Samples were kept for at least a week to allow the specimens to fix in the formaldehyde solution. After that the sample was thoroughly washed in different mesh size and transferred into different white enamel tray for sorting. The specimens were sorted and kept in different Petridish. The sorted biological specimen was identified up to family level by referring to various identifications keys [7].

2.3. Aquatic Vertebratesbiological Sampling

Fish from different sites were collected with the help of fisher men. The identification of fishes was done with the help of ‘The fishes of Nepal’ written by Jeevanshrestha andFish and Fisheries of India’ written by Jhingran [8].

3. Result and Discussions

3.1. Biological Parameters


The value of Coliform bacteria in the water of Bagmati river was maximum (65280 ±28193.1CFU/ml) in summer season and minimum (28920 ± 6289.45CFU/ml) in winter season. However, no significant difference was noted in the second year. Two way ANOVA showed no significant difference in the population of coliform bacteria in three seasons and at five locations (Table 1, Graph 1). This result reveals with the results of Mehta [9].

E. coli

The E. coli count in the water of Bagmati was recorded to be maximum (8560 ± 2806.79CFU/ml) in winter season and minimum (3800.109±2666.89CFU/ml) in rainy season during the study period of two years. Two way ANOVA showed no significant difference in E. coli count in three seasons and at five locations (Table 1, Graph 1).

Yeast & mould

The value of yeast and moulds were higher (454000±163011.66) in winter and minimum (52260±27605.36) in summer during a period of two years. The same trend was noticed during the second year also. Two ways ANOVA showed no significant difference in yeast & mould population of Bagmati water in three seasons and at five locations (Table 1, Graph 1).

Table 1. Analysis of water for biological parameters.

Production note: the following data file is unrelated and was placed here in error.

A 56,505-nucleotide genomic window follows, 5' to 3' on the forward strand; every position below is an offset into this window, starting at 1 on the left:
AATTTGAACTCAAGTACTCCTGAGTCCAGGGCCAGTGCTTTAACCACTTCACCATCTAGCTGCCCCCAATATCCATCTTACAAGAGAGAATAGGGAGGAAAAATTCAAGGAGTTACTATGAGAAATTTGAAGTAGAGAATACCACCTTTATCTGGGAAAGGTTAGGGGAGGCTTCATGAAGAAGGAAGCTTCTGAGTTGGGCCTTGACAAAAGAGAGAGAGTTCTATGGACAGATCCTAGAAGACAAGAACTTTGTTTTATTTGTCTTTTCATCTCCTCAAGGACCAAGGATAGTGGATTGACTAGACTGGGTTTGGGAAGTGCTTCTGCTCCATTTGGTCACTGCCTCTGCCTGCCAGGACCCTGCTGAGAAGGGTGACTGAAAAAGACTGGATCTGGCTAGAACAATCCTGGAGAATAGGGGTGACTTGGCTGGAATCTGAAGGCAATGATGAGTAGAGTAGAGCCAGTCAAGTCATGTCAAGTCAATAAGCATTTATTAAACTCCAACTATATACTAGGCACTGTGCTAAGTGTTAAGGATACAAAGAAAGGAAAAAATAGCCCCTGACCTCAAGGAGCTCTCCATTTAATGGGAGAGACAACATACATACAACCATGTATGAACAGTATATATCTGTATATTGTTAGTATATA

Coliforms (CFU/ml) 44400 ±13332.37 28920 ± 6289.45 65280 ±28193.1 1.51ns
E. coli (CFU/ml) 3800.109±2666.89 8560 ± 2806.79 5436.8±2473.02 16.01ns
Yeast & Mould (CFU/ml) 422140 ±324543.5 454000±163011.66 52260±27605.36 1.23ns

Values are expressed as mean ± SE (n= 5); F values denotes the variance amongst three seasons; * denotes significant difference values.

Figure 1. Analysis of water for biological parameters.

3.2. Phytoplankton

Phytoplanktonis the autotrophic component of the aquatic community. Most phytoplanktons are too small to be individually seen with the unaided eye. However, when present in sufficient numbers, they may appear green due to the presence of chlorophyll.The examples of observed phytoplankton are described below.


The diatoms observed at different stations during the investigations were listed below -

Diatomssp., Cyclotellasp., Melosiragranulate, Fragillariasp., Naviculasp., Nitzschiapalea Amphora sp., Cymbellatumida, Cymbellaaspara, Cymbellahelvestica, Cymbellaventricosa, Cyclotella sp., Diatoma sp., Epithemia sp., Fragillaria sp., Melosira granulate, Novicularadiosa, Noviculamenisculus, Noviculapusio and Nitzschiapaleawere found on all sites along the river during the present study (Table 2).

Table 2. The Diatoms of Bagmatiriver.

Division Class Sub-class Genus
Chrysophyta Bacillariophyceae Algae Diatoms sp., sp., Cymbellahelvestica, Cymbellaventricosa, Cyclotella sp., Diatoma sp., Epithemia sp., Fragillaria sp., Melosira granulate, Novicularadiosa, Noviculamenisculus, Naviculasp., Nitzschiapalea, Cyclotellasp., Melosiragranulate., Amphora sp., Cymbellatumida, Cymbellaaspara, Noviculapusio and Nitzschiapalea